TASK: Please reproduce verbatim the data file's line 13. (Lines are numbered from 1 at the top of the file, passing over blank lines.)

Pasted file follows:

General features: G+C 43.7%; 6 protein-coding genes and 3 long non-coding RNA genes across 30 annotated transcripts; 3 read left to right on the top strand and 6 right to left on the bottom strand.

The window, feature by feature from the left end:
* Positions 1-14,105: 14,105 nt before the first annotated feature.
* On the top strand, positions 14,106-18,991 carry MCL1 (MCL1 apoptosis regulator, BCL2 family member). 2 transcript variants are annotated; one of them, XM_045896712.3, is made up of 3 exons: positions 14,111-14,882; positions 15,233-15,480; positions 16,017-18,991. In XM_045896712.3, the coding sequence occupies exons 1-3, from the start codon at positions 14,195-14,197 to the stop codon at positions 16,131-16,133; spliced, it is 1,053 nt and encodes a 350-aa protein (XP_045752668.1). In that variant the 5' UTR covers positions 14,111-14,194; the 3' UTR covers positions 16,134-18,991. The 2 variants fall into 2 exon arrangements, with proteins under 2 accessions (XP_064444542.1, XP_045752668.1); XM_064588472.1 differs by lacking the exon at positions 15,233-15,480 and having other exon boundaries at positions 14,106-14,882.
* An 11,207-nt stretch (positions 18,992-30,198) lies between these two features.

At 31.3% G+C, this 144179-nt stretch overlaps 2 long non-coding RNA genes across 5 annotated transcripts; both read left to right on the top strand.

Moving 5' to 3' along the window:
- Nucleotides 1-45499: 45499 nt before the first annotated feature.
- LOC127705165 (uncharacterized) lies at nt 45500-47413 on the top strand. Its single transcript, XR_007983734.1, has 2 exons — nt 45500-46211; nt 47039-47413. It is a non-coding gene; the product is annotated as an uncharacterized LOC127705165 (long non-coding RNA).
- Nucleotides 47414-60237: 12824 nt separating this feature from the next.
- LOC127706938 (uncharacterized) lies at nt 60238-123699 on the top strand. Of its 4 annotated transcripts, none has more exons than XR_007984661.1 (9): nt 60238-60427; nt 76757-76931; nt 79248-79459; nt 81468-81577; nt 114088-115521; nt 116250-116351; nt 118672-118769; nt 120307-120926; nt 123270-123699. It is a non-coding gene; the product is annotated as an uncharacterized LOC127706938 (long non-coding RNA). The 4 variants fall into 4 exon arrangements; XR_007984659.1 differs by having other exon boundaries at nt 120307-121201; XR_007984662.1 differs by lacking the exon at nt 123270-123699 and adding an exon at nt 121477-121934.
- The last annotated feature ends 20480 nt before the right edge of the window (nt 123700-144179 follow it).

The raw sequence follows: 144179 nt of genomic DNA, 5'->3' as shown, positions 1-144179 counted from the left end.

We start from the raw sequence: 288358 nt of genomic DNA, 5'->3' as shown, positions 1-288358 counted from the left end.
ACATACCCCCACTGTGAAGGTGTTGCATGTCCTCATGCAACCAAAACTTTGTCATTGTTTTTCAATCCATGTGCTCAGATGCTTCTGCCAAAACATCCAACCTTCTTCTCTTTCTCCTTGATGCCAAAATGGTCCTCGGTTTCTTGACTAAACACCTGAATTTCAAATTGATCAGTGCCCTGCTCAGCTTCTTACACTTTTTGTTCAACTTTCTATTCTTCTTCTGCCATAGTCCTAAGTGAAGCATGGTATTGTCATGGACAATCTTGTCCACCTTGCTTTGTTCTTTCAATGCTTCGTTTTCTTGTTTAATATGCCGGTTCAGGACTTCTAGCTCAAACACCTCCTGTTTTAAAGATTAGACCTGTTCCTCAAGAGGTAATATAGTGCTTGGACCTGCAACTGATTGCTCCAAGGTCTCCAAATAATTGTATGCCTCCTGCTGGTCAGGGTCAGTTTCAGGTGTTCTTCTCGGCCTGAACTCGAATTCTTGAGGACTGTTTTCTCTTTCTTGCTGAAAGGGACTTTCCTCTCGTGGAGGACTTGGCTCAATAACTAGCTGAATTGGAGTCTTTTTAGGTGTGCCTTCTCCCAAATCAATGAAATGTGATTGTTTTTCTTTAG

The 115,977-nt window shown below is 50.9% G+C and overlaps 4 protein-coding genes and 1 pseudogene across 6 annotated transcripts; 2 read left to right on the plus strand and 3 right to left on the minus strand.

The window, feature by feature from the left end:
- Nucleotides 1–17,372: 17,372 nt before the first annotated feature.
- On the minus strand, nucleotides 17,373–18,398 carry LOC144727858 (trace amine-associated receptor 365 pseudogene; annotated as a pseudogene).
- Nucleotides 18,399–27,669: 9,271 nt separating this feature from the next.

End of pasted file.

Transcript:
The raw sequence follows: 144179 nt of genomic DNA, 5'->3' as shown, positions 1-144179 counted from the left end.